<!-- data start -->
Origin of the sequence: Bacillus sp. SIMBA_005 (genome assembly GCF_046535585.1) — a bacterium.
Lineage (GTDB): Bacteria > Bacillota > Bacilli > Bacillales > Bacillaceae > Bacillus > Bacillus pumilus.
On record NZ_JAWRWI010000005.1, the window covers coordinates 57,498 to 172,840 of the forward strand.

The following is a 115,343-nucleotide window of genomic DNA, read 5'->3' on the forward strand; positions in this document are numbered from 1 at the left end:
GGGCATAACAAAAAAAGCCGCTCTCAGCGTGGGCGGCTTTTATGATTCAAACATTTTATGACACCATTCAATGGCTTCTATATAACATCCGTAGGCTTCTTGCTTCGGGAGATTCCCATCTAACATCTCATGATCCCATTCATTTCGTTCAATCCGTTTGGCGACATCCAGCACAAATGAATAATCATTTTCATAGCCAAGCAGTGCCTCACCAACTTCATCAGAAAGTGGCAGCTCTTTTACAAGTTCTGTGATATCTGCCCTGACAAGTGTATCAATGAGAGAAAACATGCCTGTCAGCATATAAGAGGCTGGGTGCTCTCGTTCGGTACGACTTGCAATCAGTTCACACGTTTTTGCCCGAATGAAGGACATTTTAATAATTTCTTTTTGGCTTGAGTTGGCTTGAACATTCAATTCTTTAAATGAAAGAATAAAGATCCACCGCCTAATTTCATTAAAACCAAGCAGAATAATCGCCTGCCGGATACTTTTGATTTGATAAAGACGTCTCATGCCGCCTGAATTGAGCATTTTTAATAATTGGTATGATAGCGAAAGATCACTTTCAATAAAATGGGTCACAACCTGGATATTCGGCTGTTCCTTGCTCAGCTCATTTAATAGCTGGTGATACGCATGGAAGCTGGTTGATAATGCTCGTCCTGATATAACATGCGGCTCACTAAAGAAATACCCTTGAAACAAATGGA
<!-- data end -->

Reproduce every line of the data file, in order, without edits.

Origin of the sequence: Bacillus sp. SIMBA_005 (genome assembly GCF_046535585.1) — a bacterium.
Lineage (GTDB): Bacteria > Bacillota > Bacilli > Bacillales > Bacillaceae > Bacillus > Bacillus pumilus.
On record NZ_JAWRWI010000005.1, the window covers coordinates 57,498 to 172,840 of the forward strand.

The following is a 115,343-nucleotide window of genomic DNA, read 5'->3' on the forward strand; positions in this document are numbered from 1 at the left end:
GGGCATAACAAAAAAAGCCGCTCTCAGCGTGGGCGGCTTTTATGATTCAAACATTTTATGACACCATTCAATGGCTTCTATATAACATCCGTAGGCTTCTTGCTTCGGGAGATTCCCATCTAACATCTCATGATCCCATTCATTTCGTTCAATCCGTTTGGCGACATCCAGCACAAATGAATAATCATTTTCATAGCCAAGCAGTGCCTCACCAACTTCATCAGAAAGTGGCAGCTCTTTTACAAGTTCTGTGATATCTGCCCTGACAAGTGTATCAATGAGAGAAAACATGCCTGTCAGCATATAAGAGGCTGGGTGCTCTCGTTCGGTACGACTTGCAATCAGTTCACACGTTTTTGCCCGAATGAAGGACATTTTAATAATTTCTTTTTGGCTTGAGTTGGCTTGAACATTCAATTCTTTAAATGAAAGAATAAAGATCCACCGCCTAATTTCATTAAAACCAAGCAGAATAATCGCCTGCCGGATACTTTTGATTTGATAAAGACGTCTCATGCCGCCTGAATTGAGCATTTTTAATAATTGGTATGATAGCGAAAGATCACTTTCAATAAAATGGGTCACAACCTGGATATTCGGCTGTTCCTTGCTCAGCTCATTTAATAGCTGGTGATACGCATGGAAGCTGGTTGATAATGCTCGTCCTGATATAACATGCGGCTCACTAAAGAAATACCCTTGAAACAAATGGA